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iMovie '09: Speed Clips up to 2,000%

iMovie '09 brings back the capability to speed up or slow down clips, which went missing in iMovie '08. Select a clip and bring up the Clip Inspector by double-clicking the clip, clicking the Inspector button on the toolbar, or pressing the I key. Just as with its last appearance in iMovie HD 6, you can move a slider to make the video play back slower or faster (indicated by a turtle or hare icon).

You can also enter a value into the text field to the right of the slider, and this is where things get interesting. You're not limited to the tick mark values on the slider, so you can set the speed to be 118% of normal if you want. The field below that tells you the clip's changed duration.

But you can also exceed the boundaries of the speed slider. Enter any number between 5% and 2000%, then click Done.

Visit iMovie '09 Visual QuickStart Guide

 
 

Adobe Ships Creative Suite 3, Offers Video Betas

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Adobe's recently announced revisions to its flagship design, Internet, interactivity, video, and page layout software collectively sold as Creative Suite 3 (CS3) are now shipping (see "Adobe Announces Creative Suite 3 Plans, Pricing, Dates," 2007-04-02). The company said "April" for the first four of six separate editions: Design and Web available in Standard and Pro releases. The latter two editions, one containing all 13 Creative Suite 3 programs, and the other focused on video editing and production, will ship in the third quarter of 2007.

The revised line-up of programs now available are universal binaries for Mac OS X, finally exploiting the power of Intel multi-core processors. In a nice bit of what is perhaps not coincidental timing, Apple last week announced the availability of eight-core (two four-core processor) Mac Pro desktops (for details, see "Apple Introduces Eight-Core Mac Pros," 2007-04-09).


Adobe Previews Video -- Coinciding with this week's National Association of Broadcasters (NAB) conference, Adobe also released betas of its forthcoming video editing and effects applications, Premiere Pro CS3 and After Effects CS3 Pro. The former represents a return to the Mac for Adobe's video editing application, which has been Windows-only since 2003.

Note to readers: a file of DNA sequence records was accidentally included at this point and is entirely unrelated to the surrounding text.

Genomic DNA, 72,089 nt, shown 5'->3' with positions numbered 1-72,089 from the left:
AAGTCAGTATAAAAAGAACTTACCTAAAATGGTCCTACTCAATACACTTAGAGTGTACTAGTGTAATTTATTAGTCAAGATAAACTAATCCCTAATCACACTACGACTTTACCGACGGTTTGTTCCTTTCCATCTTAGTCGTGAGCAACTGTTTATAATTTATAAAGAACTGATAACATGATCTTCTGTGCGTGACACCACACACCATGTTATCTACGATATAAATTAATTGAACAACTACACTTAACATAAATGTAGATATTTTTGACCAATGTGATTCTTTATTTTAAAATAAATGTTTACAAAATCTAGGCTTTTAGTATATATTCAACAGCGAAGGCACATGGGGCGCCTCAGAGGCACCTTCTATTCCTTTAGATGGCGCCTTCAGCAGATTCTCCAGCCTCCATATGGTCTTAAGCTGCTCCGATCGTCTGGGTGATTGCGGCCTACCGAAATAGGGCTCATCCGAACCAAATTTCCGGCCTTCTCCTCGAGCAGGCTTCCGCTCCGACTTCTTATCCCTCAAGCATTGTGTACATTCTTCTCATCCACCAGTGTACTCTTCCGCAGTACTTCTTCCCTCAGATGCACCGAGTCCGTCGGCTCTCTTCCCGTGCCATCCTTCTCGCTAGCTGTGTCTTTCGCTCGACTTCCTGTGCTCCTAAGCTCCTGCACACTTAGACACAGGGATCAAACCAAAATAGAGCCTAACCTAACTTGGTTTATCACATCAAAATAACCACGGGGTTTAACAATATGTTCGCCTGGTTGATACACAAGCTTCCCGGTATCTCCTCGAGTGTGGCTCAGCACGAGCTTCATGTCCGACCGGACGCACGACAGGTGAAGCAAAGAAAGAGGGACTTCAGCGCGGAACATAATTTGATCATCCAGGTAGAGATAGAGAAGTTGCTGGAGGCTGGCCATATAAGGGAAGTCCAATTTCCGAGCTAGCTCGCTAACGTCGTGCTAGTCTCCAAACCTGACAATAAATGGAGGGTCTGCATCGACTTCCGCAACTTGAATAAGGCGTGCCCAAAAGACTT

At NAB, Adobe also showed off Adobe Media Player, software that might be to video, Flash, and Web pages what the Acrobat Portable Document Format (PDF) and Acrobat Reader have become to the printed and previewed page. The Adobe Media Player will let designers create offline media for later playback using formats typically designed to be embedded in Web pages.

Adobe Media Player will allow subscriptions to video feeds, feedback ratings of viewed videos, and other tools clearly designed for narrowcasting and broadcasting video content - especially when you read about the variety of advertising and branding features available to content producers in the player. The free player will be available later in 2007 as a beta and will ship before the end of the year.


Adobe vs. Microsoft -- The Wall Street Journal is trying to stir up a little action about competition between Adobe and Microsoft via last weekend's article, "Microsoft, Adobe Set a Collision Course." Of course, it's really Microsoft trying to challenge Adobe's entrenched position with Flash and its creative applications, and Adobe trying to counter Windows Media Player by leveraging Flash's dominance for embedded video playback at YouTube and elsewhere.

The article notes that Microsoft's Silverlight will work much like Flash, and will work with Mac OS X and multiple browsers. Years of experience in getting Windows Media Player to play nicely with others isn't encouraging. Plus, Microsoft's Expression Studio is hardly a CS3 competitor, lacking critical pieces, including a Photoshop competitor, and the fact that some components of the suite have been in beta for years gives one pause too.

Microsoft has tried to beat Adobe before in areas that Adobe dominates. The operating system and business suite giant wanted to replace PDF with its own readers and interchange documents that wouldn't require owning a copy of the creating application to view. Needless to say, attempts made multiple times over several years by Microsoft have resulted in no change in Acrobat's near-total ownership of this task.

There are three reasons for this: Adobe has published its PDF specification, allowing third parties (including Apple) to roll their own compatible writers and readers; with the help of the prepress industry, Adobe turned PDF into a final format for prepping files to go on a printing press, rather than just a method to proof a job; and Adobe doesn't particularly care what program creates a PDF file, just that every program can create such files.

We don't see this as a fair fight: Adobe has won the hearts and minds of graphic designers over more than two decades. Microsoft doesn't stand a chance unless it delivers superior tools, not just those that achieve parity in limited areas.

 

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